I am trying to create a unique combination of all elements from two vectors of different size in R.

For example, the first vector is

> a <- c("ABC", "DEF", "GHI")

and the second one is dates stored as strings currently

> b <- c("2012-05-01", "2012-05-02", "2012-05-03", "2012-05-04", "2012-05-05")

I need to create a data frame with two columns like this

> data
    a          b
1  ABC 2012-05-01
2  ABC 2012-05-02
3  ABC 2012-05-03
4  ABC 2012-05-04
5  ABC 2012-05-05
6  DEF 2012-05-01
7  DEF 2012-05-02
8  DEF 2012-05-03
9  DEF 2012-05-04
10 DEF 2012-05-05
11 GHI 2012-05-01
12 GHI 2012-05-02
13 GHI 2012-05-03
14 GHI 2012-05-04
15 GHI 2012-05-05

So basically, I am looking for a unique combination by considering all the elements of one vector (a) juxtaposed with all the elements of the second vector (b).

An ideal solution would generalize to more input vectors.


See also:
How to generate a matrix of combinations

this maybe what you are after

> expand.grid(a,b)
   Var1       Var2
1   ABC 2012-05-01
2   DEF 2012-05-01
3   GHI 2012-05-01
4   ABC 2012-05-02
5   DEF 2012-05-02
6   GHI 2012-05-02
7   ABC 2012-05-03
8   DEF 2012-05-03
9   GHI 2012-05-03
10  ABC 2012-05-04
11  DEF 2012-05-04
12  GHI 2012-05-04
13  ABC 2012-05-05
14  DEF 2012-05-05
15  GHI 2012-05-05

If the resulting order isn't what you want, you can sort afterwards. If you name the arguments to expand.grid, they will become column names:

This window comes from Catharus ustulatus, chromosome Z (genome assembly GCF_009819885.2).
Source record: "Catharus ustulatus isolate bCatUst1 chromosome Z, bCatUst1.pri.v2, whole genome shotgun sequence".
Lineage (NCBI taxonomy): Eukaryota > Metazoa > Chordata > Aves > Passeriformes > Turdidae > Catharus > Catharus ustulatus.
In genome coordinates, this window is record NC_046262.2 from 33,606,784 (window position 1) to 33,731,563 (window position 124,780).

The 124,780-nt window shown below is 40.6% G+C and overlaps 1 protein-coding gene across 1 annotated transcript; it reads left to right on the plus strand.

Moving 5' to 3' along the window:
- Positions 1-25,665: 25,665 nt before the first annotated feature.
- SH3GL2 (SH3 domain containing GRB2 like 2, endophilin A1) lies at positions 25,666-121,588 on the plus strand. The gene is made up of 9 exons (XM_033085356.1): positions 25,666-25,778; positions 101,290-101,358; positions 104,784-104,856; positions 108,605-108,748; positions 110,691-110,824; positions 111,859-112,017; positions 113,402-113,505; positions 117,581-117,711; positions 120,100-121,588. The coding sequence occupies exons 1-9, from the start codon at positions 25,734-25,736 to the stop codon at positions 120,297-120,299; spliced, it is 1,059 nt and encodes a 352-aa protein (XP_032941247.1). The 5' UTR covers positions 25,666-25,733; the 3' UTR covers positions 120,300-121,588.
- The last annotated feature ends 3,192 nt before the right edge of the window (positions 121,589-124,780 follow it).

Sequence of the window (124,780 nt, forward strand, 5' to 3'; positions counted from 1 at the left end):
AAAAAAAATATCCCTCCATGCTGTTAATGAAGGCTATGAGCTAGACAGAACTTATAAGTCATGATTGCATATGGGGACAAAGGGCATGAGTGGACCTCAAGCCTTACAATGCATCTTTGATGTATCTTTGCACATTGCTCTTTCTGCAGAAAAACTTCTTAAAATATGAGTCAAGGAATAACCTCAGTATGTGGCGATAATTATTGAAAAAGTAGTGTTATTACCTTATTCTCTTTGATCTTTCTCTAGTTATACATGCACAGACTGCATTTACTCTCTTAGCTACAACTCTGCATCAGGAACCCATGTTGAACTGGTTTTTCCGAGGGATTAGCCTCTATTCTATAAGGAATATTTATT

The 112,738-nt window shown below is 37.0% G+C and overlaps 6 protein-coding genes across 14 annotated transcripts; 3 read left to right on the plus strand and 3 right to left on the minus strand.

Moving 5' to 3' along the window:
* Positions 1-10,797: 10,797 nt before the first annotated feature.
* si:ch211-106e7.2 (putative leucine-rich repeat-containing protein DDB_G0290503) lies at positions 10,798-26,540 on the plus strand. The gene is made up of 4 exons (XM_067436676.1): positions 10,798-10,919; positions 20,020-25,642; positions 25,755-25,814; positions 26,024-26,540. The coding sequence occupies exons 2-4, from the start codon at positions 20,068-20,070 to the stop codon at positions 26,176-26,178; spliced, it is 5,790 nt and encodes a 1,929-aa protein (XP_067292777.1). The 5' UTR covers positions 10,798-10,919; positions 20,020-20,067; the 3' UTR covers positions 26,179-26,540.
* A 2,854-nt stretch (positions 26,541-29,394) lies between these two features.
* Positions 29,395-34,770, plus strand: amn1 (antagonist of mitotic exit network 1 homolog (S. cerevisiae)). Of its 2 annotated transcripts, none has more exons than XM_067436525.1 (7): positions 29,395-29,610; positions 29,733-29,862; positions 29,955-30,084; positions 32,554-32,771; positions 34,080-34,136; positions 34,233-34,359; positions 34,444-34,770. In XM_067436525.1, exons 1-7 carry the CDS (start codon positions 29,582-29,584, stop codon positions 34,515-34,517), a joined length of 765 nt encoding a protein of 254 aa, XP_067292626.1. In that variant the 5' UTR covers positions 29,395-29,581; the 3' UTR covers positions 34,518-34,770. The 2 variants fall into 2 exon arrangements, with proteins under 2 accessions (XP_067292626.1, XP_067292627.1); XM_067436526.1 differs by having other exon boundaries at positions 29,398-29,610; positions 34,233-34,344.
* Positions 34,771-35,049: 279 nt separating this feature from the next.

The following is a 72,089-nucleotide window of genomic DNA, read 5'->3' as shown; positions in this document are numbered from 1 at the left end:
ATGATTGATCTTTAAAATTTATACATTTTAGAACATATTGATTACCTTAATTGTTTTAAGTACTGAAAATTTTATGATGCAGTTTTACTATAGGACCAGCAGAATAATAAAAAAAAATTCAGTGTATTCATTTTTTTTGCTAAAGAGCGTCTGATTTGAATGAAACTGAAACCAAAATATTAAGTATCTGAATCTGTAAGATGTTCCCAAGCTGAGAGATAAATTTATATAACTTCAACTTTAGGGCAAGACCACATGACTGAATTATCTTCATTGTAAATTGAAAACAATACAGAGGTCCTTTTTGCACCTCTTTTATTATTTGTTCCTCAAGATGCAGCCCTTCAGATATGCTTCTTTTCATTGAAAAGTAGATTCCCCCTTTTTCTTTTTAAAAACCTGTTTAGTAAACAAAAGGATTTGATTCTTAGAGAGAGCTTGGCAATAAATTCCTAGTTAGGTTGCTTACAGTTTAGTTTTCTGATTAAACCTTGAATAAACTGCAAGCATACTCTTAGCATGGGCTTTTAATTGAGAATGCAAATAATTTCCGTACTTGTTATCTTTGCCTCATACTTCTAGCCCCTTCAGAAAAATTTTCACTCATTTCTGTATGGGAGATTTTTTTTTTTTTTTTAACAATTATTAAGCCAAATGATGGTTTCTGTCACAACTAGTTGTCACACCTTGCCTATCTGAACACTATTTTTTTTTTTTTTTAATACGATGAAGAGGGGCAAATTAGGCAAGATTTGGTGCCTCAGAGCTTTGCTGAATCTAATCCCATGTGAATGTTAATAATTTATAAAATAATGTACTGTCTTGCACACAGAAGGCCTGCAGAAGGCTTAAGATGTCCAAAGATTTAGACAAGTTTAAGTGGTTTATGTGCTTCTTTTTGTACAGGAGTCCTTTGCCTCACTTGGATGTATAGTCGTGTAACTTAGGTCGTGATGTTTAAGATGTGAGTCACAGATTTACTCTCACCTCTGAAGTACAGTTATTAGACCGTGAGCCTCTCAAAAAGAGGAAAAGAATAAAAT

df = expand.grid(a = a, b = b)
df[order(df$a), ]

And expand.grid generalizes to any number of input columns.

  • 3
    And without needing plyr to just do a sort: result <- expand.grid(a=a,b=b); result <- result[order(result$a,result$b),]; – thelatemail Jul 9 '12 at 3:55

The tidyr package provides the nice alternative crossing, which works better than the classic expand.grid function because (1) strings are not converted into factors and (2) the sorting is more intuitive:

library(tidyr)

a <- c("ABC", "DEF", "GHI")
b <- c("2012-05-01", "2012-05-02", "2012-05-03", "2012-05-04", "2012-05-05")

crossing(a, b)

# A tibble: 15 x 2
       a          b
   <chr>      <chr>
 1   ABC 2012-05-01
 2   ABC 2012-05-02
 3   ABC 2012-05-03
 4   ABC 2012-05-04
 5   ABC 2012-05-05
 6   DEF 2012-05-01
 7   DEF 2012-05-02
 8   DEF 2012-05-03
 9   DEF 2012-05-04
10   DEF 2012-05-05
11   GHI 2012-05-01
12   GHI 2012-05-02
13   GHI 2012-05-03
14   GHI 2012-05-04
15   GHI 2012-05-05

you can use order function for sorting any number of columns. for your example

df <- expand.grid(a,b)
> df
   Var1       Var2
1   ABC 2012-05-01
2   DEF 2012-05-01
3   GHI 2012-05-01
4   ABC 2012-05-02
5   DEF 2012-05-02
6   GHI 2012-05-02
7   ABC 2012-05-03
8   DEF 2012-05-03
9   GHI 2012-05-03
10  ABC 2012-05-04
11  DEF 2012-05-04
12  GHI 2012-05-04
13  ABC 2012-05-05
14  DEF 2012-05-05
15  GHI 2012-05-05

> df[order( df[,1], df[,2] ),] 
   Var1       Var2
1   ABC 2012-05-01
4   ABC 2012-05-02
7   ABC 2012-05-03
10  ABC 2012-05-04
13  ABC 2012-05-05
2   DEF 2012-05-01
5   DEF 2012-05-02
8   DEF 2012-05-03
11  DEF 2012-05-04
14  DEF 2012-05-05
3   GHI 2012-05-01
6   GHI 2012-05-02
9   GHI 2012-05-03
12  GHI 2012-05-04
15  GHI 2012-05-05`
  • order was already demonstrated in the accepted answer. – David Arenburg Jun 10 at 8:54

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